Kai Nielsen, an atheist philosopher who attempts to defend the viability of ethics without God, in the end admits:
We have not been able to show that reason requires the moral point of view, or that all really rational persons, unhoodwinked by myth or ideology, need not be individual egoists or classical amoralists. Reason doesn’t decide here. The picture I have painted for you is not a pleasant one. Reflection on it depresses me . . . .
Pure practical reason, even with a good knowledge of the facts, will not take you to morality.
Kai Nielsen, “Why Should I Be Moral?” American Philosophical Quarterly 21 (1984): 90.
Objective morals are those morals that are based outside of yourself. Subjective morals are those that depend on you, your situation, your culture, and your preferences. Subjective morals change, can become contradictory, and might differ from person to person. This is the best that atheism has to offer us as a worldview.
Think about it.
If the atheistic premise that there is no objective morality because there is no objective law maker holds true then no one can say, even with pure practical reason, what is morally right or wrong or make a moral judgement against anyone else for any reason, in any situation.
Because when you remove God from the equation, you remove the standard by which all moral truth is established.
In other words, atheism simply leaves morality up for grabs.
To an atheist, lying, cheating, stealing, not harming others, and maximizing utility have to be reduced to mere phenomena that can, if the atheist so decides, have subjective moral values assigned to them. Yes, atheists can say that we all should want to help society function properly, and that it does not benefit society as a whole to lie, cheat, steal, harm others…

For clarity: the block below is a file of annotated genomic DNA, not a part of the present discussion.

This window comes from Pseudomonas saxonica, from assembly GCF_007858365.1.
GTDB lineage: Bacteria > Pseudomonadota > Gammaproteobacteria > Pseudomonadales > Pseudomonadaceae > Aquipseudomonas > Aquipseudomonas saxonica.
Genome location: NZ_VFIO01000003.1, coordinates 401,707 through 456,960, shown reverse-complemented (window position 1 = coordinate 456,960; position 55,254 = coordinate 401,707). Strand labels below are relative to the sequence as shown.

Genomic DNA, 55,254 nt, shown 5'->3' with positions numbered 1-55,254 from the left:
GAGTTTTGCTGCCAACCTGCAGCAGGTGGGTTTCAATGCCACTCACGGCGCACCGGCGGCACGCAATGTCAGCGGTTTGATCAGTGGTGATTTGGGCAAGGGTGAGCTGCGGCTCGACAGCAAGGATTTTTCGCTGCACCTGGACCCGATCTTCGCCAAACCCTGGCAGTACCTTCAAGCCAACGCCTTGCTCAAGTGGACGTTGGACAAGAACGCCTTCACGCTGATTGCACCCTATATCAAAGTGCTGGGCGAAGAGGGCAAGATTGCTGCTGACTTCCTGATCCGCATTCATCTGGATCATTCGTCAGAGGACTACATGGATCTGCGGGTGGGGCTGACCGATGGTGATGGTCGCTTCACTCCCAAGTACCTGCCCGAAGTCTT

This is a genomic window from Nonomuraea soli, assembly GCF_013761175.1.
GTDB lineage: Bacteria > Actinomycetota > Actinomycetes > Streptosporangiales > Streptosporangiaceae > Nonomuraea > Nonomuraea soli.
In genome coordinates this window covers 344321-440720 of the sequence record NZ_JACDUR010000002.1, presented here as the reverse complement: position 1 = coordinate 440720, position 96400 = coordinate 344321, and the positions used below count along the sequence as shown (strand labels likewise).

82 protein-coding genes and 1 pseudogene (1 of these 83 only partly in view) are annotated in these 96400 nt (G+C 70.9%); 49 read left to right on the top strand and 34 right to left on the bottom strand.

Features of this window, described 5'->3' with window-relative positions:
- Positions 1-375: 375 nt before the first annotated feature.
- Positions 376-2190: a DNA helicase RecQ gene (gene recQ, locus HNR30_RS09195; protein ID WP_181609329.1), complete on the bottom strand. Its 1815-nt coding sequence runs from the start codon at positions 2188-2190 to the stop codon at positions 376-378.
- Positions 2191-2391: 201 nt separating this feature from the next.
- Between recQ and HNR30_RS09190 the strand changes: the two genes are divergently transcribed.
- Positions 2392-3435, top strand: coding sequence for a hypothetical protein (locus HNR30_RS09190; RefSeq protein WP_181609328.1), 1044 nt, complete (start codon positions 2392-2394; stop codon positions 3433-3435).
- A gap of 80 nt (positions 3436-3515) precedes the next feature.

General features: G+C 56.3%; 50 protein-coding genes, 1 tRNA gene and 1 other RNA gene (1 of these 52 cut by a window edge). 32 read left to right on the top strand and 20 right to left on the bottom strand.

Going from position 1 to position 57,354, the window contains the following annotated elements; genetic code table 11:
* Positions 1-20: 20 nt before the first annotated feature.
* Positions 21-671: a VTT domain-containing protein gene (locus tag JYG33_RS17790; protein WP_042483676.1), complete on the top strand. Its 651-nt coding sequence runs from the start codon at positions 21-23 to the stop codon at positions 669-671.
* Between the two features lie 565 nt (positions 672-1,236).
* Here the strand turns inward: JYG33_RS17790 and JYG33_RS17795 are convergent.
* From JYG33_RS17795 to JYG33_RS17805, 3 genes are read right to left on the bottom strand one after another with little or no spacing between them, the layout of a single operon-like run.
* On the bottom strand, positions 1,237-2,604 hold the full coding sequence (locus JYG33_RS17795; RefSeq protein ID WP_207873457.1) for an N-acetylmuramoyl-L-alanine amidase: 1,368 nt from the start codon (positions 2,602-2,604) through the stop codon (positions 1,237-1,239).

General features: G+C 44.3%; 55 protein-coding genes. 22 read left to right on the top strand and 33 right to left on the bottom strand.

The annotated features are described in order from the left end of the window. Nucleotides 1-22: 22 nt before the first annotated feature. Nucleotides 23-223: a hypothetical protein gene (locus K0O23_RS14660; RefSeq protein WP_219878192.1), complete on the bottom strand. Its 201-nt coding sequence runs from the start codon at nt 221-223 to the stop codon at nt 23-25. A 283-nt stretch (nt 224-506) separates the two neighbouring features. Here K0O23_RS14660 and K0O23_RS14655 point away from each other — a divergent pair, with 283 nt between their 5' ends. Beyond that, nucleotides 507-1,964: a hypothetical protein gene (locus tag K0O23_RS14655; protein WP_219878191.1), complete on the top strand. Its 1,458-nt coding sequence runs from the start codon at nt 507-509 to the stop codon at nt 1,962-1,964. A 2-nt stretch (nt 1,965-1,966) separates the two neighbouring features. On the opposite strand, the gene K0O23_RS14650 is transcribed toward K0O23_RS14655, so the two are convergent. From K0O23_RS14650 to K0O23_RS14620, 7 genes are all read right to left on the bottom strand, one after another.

But, this is weak intellectual reasoning that always falls apart.
For example, I think everyone reading this, including those who shun objective morality, would agree that a judge sending a man he knew was innocent to prison would be wrong, especially wrong if you consider that prisoners often suffer needlessly horribly at the hands of other prisoners.
Although they would have a hard time substantiating it with their godless worldview, an atheist could happily use subjective values they think everyone should objectively accept to condemn a judge who not only lies in order to send an innocent man to prison but also ensures that an innocent person will endure suffering.
But, what if the scenario were mixed up a little? Would the atheist’s position that harm should be reduced, harm is wrong, lying is wrong, and maximizing utility is right change any?
What if the objectively innocent man whose fate was in the hands of the judge were a white police officer who was accused of wrongfully killing an unarmed black teenager?
What if the judge knew that not lying to send the innocent man to prison would ensure violent race riots would ensue resulting in significant damage to property and the injury, suffering, or death of many innocent people?
Would lying to ensure only one person is harmed because such a lie would benefit the greater good by guaranteeing the happiest and most peaceful outcome then be considered a moral act?
If you agree that the judge should lie, then you condone lying. If you say you don’t condone lying, why don’t you, especially in a situation where it is cleary the best thing to do to minimize harm? If you say that lying is wrong but, in this case it’s a good choice, how do you maintain, sans objectively morality, that lying is indeed wrong if it can be a good choice?
If you agree the judge should harm one man to ensure many won’t be harmed then harm is not always morally wrong and is therefore, not a good basis for moral beliefs.
If you agree that achieving happiness and peace is a good basis for morality then you have to also agree that the suffering and unhappiness of one man is a moral choice as long as many are spared.
Long story short here is that the slippery slope of morality sans God should depress any reasonable person.
*Note: It would be arrogant and ignorant to suggest that people who lack a belief in God cannot live good and moral lives, that is why no such claim was made or implied here. Objective morality has nothing to do with belief or lack thereof.